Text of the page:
Cairngorms (Am Monadh Ruadh) are a mountain range that is part of Grampian mountains in the Scottish Highlands. The Cairngorm plateau is the largest area of high ground in Great Britain and as such is prone to heavy snowfall not only in winter.
In May 2015 I spent 10 days roaming alone in Cairngorms walking through Lairig Ghru, Glen Derry, Strath Nethy and Glenmore. In the beginning of this trip I had a goal in mind – climbing the summit of Ben Macdui (1309 m), the second highest peak in Britain which was on my route. However, it turned out differently than planned due to particularly bad weather. The freezing conditions, constant rain or snow and especially persistent high winds made me abandon this idea for safety reasons. I remember at the time how much I appreciated staying night in a bothy (Hutchinson Memorial Hut) in Coire Etchachan as a gale raged outside.
Since that time I wanted to come back to these remote, inhospitable but uniquely beautiful mountains again. This came finally to fruition during Christmas trip to Scotland when I joined friends and experienced mountaineers Fedor & Andrea who climb in Himalayas and other mountain ranges in Alpine style.
Initially we did not set off for Cairngorms but rather for Isle of Skye on the west coast. However, during the journey to Scotland more favorable weather forecast was pointing towards Cairngorms. The providence at play, perhaps. We timed ascent of Ben Macdui just after Christmas (2017) because the detailed mountain weather forecast indicated clear views from the summits. Needless to say the weather didn’t turn out according to forecast models shown on dedicated information services.
We left from Linn of Dee via Derry Lodge. The board at the lodge displayed information that the small bridge over Derry burn down the glen wasn’t quite in order therefore we took the path on the left bank. It was slightly drizzling and the weather did not suggest winter conditions ahead. Most of the snow thawed and there was very little of it lying up on the hills. We reached the bothy Hutchinson Memorial Hut built in 1954 in memory of Arthur Hutchinson (1902-1949), an Aberdeen born geologist. This was supposed to be our base for few days. Here we were greeted by 55 year old bearded man called Hugh. He has been a MBA (Mountain Bothies Association) member for a long time and as he revealed later on he was the first person who slept here after a substantial update in the form of extension in 2014. Hugh was warm and knowledgeable Scot who came here to prepare and test the routes on which he would be guiding group of tourists in March. As a person with considerable experience in these mountains he had had practical enrichments stashed around places for use when he would be in these parts. As darkness fell and the cold became colder we learned what these things were: wood, coal and whisky. All of them fuel and mood enhancers, if used in convenient way.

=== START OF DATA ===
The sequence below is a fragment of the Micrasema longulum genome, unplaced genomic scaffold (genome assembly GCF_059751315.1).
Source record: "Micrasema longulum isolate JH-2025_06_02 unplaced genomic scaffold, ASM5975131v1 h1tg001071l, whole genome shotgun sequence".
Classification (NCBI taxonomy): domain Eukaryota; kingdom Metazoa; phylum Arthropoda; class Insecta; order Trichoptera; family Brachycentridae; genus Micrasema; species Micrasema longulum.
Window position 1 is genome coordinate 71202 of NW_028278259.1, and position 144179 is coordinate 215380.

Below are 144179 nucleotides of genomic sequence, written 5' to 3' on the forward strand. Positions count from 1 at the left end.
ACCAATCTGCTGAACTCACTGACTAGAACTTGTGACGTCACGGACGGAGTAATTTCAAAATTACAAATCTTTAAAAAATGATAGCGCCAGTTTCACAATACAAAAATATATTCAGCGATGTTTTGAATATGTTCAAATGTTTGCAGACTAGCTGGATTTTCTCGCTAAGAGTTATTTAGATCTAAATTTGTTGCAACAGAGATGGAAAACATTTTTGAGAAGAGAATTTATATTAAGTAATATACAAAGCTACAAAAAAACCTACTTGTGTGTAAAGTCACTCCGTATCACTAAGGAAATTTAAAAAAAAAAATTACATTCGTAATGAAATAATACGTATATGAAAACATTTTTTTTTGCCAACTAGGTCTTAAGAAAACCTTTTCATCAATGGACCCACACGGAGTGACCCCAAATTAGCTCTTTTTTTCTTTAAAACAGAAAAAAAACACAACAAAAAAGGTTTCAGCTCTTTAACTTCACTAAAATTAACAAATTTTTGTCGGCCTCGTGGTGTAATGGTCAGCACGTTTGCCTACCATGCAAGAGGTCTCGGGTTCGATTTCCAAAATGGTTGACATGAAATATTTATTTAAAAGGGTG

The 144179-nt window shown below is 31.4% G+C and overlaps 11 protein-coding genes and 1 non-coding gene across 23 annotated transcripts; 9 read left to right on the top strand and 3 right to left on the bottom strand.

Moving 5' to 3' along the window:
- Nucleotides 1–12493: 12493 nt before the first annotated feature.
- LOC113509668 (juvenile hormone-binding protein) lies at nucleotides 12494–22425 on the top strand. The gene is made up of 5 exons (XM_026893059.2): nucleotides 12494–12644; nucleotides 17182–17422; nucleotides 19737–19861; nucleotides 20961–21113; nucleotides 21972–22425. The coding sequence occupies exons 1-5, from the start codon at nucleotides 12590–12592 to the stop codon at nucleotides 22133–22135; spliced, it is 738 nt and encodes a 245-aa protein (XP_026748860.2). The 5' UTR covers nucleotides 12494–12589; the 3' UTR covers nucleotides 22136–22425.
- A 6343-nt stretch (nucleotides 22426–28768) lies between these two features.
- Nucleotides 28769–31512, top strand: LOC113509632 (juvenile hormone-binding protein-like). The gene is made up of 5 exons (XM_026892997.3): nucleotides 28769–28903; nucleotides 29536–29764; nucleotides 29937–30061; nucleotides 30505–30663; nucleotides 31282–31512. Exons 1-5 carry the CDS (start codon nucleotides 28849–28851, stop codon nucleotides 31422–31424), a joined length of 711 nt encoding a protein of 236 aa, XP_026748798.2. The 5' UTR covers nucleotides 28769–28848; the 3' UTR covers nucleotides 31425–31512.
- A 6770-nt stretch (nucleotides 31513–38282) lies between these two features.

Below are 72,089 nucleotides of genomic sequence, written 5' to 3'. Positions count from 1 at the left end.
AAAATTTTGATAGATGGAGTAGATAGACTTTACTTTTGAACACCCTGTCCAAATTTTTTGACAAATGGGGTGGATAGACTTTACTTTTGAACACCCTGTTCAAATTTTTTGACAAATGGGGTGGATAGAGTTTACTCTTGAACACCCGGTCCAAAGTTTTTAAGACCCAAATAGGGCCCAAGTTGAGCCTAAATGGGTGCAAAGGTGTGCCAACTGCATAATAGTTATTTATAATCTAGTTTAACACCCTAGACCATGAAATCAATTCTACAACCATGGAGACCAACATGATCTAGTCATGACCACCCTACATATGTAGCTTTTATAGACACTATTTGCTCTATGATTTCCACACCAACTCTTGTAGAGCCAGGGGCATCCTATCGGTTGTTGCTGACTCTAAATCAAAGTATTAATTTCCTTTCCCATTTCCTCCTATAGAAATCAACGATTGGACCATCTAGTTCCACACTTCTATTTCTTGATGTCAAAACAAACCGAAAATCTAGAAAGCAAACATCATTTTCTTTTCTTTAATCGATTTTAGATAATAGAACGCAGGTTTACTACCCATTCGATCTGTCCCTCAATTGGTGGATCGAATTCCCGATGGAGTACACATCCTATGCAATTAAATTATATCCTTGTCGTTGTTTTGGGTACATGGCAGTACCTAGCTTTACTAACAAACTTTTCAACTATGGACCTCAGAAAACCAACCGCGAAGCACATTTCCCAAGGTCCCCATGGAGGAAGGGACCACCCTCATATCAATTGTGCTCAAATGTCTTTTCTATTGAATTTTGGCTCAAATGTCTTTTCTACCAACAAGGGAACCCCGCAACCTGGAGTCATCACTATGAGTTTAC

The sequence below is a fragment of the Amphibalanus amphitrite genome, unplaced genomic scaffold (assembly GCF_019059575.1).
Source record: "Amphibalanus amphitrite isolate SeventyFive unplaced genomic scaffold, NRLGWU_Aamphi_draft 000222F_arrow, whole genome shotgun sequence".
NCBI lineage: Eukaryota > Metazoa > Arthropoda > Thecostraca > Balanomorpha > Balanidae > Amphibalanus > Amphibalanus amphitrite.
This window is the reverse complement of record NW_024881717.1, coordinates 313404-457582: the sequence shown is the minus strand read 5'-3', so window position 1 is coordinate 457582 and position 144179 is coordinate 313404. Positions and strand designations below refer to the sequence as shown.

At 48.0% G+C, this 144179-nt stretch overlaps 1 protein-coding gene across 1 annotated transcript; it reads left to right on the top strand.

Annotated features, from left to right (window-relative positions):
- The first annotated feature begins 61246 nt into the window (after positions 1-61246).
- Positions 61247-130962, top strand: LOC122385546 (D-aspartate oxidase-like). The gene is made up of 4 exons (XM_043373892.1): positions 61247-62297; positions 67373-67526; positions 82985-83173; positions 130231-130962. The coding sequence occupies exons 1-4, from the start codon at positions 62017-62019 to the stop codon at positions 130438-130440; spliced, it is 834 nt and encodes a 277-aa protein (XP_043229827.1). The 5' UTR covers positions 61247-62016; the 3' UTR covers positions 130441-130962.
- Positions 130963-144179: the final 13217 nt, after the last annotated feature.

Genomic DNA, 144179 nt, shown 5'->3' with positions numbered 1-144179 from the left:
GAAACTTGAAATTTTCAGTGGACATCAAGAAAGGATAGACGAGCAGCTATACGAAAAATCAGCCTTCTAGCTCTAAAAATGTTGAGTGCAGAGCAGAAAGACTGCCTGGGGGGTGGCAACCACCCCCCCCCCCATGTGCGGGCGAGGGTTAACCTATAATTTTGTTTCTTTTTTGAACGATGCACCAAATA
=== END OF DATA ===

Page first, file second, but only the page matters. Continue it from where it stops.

The fire in stove transformed the atmosphere in bothy. It was Christmas and our evenings were filled by telling stories, eating food and sipping single malt whisky. Good fire in a stove is, according to author of The Scottish Bothy Bible, Geoff Allan, known as “bothy TV”. Starring into the fire can be mesmerizing and could even prove to be fatal. This we learned when carbon monoxide detector mounted on the inside wall went off. Science works. Thank goodness.
In the night the snow fell and put a white blanket over the landscape. During the day the wind was very strong and we made a walk only to Loch Etchachan, the highest body of water of its size in Britain.
Our food was going down so we decided to go for Ben Macdui the next day, regardless of weather conditions. Hugh was also going with us and we set off from bothy during blizzard. Snow crystals stung our faces all the way up to Loch Etchachan. After changing direction the wind was blowing from the side. Hugh was leading our party most of the way up but Fedor was also checking the route using his skills and devices. The snow cover was thin with grasses and stones peaking out however, the drifts piled up at places. The visibility was very poor and we benefited from Hugh’s knowledge of the path in dreary terrain. The cairn we reached signified the Ben Macdui plateau. We were not far off the summit but stopped here unlike the wind that continued blowing relentlessly. Fedor made visible arrow in the snow in order not to get confused what direction we came from. This wasn’t summit proper and Hugh decided to walk another 150 meters to get there. We stayed put, looking at his large body disappearing into whiteness of the snow storm. The way down was actually much harder, at least for me. Going against the wind and face the stinging snow crystals was painful. Our previous footprints all but disappeared with the falling snow. This was a harsh environment. My cheek started to freeze and my fingers too. The wind chill factor made temperature even lower. The maximum wind speed recorded by automatic weather station built by Physics department of Herriot-Watt University on the summit of Cairn Gorm (1245 m) is stated in the book by Patrick Baker - The Cairngorms: a secret history to have been 176 miles per hour (283 km per hour). Comparing our struggle to such mayhem would be unimaginable. Still, it was difficult to breathe, hard to keep my eyes open. Hugh then caught up with us and we got safely back to bothy.
Although we did not get up to summit proper it was great journey to experience winter in Cairngorms and that in spite of cold conditions, strong winds and noisy rattling tents at nights. And as the old saying goes, the journey itself is more important than the destination. It certainly proved to be the case.